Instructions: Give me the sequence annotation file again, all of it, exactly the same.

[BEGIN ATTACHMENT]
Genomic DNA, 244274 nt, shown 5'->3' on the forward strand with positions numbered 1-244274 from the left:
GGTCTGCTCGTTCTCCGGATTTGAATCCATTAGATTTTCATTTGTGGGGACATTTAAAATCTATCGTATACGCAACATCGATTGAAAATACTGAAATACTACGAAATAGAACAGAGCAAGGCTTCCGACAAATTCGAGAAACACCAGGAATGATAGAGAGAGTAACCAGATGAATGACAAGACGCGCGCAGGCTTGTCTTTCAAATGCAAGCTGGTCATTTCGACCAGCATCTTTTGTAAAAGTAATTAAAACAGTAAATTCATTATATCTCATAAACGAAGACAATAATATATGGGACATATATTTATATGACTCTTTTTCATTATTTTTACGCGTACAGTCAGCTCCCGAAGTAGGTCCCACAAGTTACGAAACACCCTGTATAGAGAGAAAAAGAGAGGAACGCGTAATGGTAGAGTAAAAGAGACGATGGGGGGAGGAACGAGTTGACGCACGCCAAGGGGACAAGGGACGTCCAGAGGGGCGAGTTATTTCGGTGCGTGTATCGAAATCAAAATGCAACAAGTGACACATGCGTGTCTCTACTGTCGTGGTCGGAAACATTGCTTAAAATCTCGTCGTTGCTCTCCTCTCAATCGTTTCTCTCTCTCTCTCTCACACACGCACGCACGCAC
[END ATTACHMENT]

Genomic DNA, 244274 nt, shown 5'->3' on the forward strand with positions numbered 1-244274 from the left:
GGTCTGCTCGTTCTCCGGATTTGAATCCATTAGATTTTCATTTGTGGGGACATTTAAAATCTATCGTATACGCAACATCGATTGAAAATACTGAAATACTACGAAATAGAACAGAGCAAGGCTTCCGACAAATTCGAGAAACACCAGGAATGATAGAGAGAGTAACCAGATGAATGACAAGACGCGCGCAGGCTTGTCTTTCAAATGCAAGCTGGTCATTTCGACCAGCATCTTTTGTAAAAGTAATTAAAACAGTAAATTCATTATATCTCATAAACGAAGACAATAATATATGGGACATATATTTATATGACTCTTTTTCATTATTTTTACGCGTACAGTCAGCTCCCGAAGTAGGTCCCACAAGTTACGAAACACCCTGTATAGAGAGAAAAAGAGAGGAACGCGTAATGGTAGAGTAAAAGAGACGATGGGGGGAGGAACGAGTTGACGCACGCCAAGGGGACAAGGGACGTCCAGAGGGGCGAGTTATTTCGGTGCGTGTATCGAAATCAAAATGCAACAAGTGACACATGCGTGTCTCTACTGTCGTGGTCGGAAACATTGCTTAAAATCTCGTCGTTGCTCTCCTCTCAATCGTTTCTCTCTCTCTCTCTCACACACGCACGCACGCAC